Before you can apply to explore or mine for placer gold, you must get a claim. This gives you the exclusive right to minerals in the claim’s area.
Placer claims entitle you to minerals, such as gold, above the bedrock in “pay gravels". If you want to mine for minerals in the bedrock, you'll need a quartz claim.
Anyone 18 years or older can stake a claim for themselves, a corporation or another person. There is no requirement for Canadian citizenship or Yukon residency.
Corporations wanting to hold claims, or do other business related to claims, must be registered with the Government of Yukon Corporate Affairs.
You can stake claims for another person or for a company if you have a power of attorney to do so. Each power of attorney allows you to stake up to 3 claims per year for up to 2 people a year. Register your power of attorney with the district Mining Recorder’s Office before you stake.
Choosing a claim location
Before staking a placer claim, make sure the ground is available for staking. You cannot stake a claim within another valid placer claim.
- Check the online mining map viewer to find out what land is available.
- Contact the Mining Recorder's Office to confirm the area is still available.
Staking is not permitted:
- on active placer claims or prospecting leases;
- within a municipal boundary;
- on First Nation Category A Settlement Land;
- land occupied by a building or within the yard of a house;
- cemeteries or burial grounds; and
- any land removed from staking by Order in Council (often referred to as OICs or prohibition orders). For example:
- lands withdrawn from staking for the settlement of land claims;
- special land management areas;
- airports; or
- historic sites.
Your claim cannot cross into the basin of another creek or waterbody.
Stake your claim
In Yukon, you stake a claim by putting a series of posts in the ground. This means you must travel to the area. You cannot stake a claim on a map or online.
There are different types of placer claims you can stake. There are also many requirements you must meet to stake your claim correctly.
Before you go out to stake, carefully read our placer staking guidelines to learn about:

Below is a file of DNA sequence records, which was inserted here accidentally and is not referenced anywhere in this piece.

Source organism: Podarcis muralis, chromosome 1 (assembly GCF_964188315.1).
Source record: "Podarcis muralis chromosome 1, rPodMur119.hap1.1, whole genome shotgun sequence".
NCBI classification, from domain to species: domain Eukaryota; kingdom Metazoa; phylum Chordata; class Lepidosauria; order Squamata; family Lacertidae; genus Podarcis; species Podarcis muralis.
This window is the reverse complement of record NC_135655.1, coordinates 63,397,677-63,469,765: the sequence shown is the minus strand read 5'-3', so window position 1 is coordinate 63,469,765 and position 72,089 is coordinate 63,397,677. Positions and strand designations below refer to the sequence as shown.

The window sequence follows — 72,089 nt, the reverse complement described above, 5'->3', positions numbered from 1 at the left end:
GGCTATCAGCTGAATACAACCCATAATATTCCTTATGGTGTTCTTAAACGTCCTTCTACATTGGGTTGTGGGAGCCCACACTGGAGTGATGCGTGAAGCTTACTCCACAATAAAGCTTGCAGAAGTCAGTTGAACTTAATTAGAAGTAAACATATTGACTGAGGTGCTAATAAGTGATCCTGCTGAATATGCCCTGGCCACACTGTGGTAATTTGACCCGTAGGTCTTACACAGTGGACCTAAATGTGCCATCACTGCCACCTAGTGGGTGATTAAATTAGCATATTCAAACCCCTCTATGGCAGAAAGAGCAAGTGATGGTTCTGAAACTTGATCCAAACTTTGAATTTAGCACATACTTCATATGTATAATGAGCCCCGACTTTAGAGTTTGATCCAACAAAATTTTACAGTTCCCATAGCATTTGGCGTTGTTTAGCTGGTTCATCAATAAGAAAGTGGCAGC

- the types of claims you can stake;
- the size of the claims;
- the posts you can use to stake;
- where to plant your stakes on the claim;
- clearing a location line; and
- what inscription is required on the posts.
Record your claim
After you stake a claim, you're required to complete an application for a grant of claim. This is known as recording your claim.
You must file your application within a specific period, called travel time. The travel time for placer claims is a minimum of 10 days. You get an additional day for every 10 miles (16.1 kilometres) your claim is from the district Mining Recorder’s Office. We measure the distance in a straight line, “as the crow flies.”
Before going out into the field, visit the district Mining Recorder’s Office to confirm the amount of travel time assigned to the area you plan to stake. This ensures you can avoid missing the deadline to record your claim. You can also view our travel time map.
We will not record your claim after the allowable travel time has passed.
Apply to record your claim
Applications are usually done in person at the district Mining Recorder’s Office.
- Complete the application form.
- The person who staked the claim must sign it in front of a notary. Our staff at mining recorder’s offices are notaries.
- Include a signed and dated sketch of your claim. Sketches must have the following information:
- both post locations;
- a scale;
- a north arrow;
- the topographic map sheet number;
- the location of any geographical features such as lakes, rivers, or streams;
- claim boundaries; and
- any adjacent claims.
- Pay the application fee of $10 per claim.
- We wait until the travel time for the claim has passed before approving it. This ensures there is no competing claim.
- After we grant you your claim, we'll mail you claim tags. You should attach the tags to your claim posts as soon as practical. You risk having your claim cancelled if the posts are not tagged.
When you have to pay a financial security
If you stake a claim over an existing surface disposition, you may need to provide financial security.
If you stake a claim on First Nation Category B Settlement Land, you must provide financial security.
The district Mining Recorder can provide you with information on financial security on a case-by-case basis.
Mineral activities in the Peel River watershed
The 2019 Peel Watershed Regional Land Use Plan guides the management of the region. This includes:
- environmental protection;
- social considerations; and
- economic development.
The cornerstone of the plan is sustainable development.
We will evaluate proposed mineral activities in the Peel Watershed region for conformity to the plan. The plan will also inform assessment and regulatory steps.
Read our brochure to see a summary of the standards for all classes of mineral activities throughout the Peel Watershed region.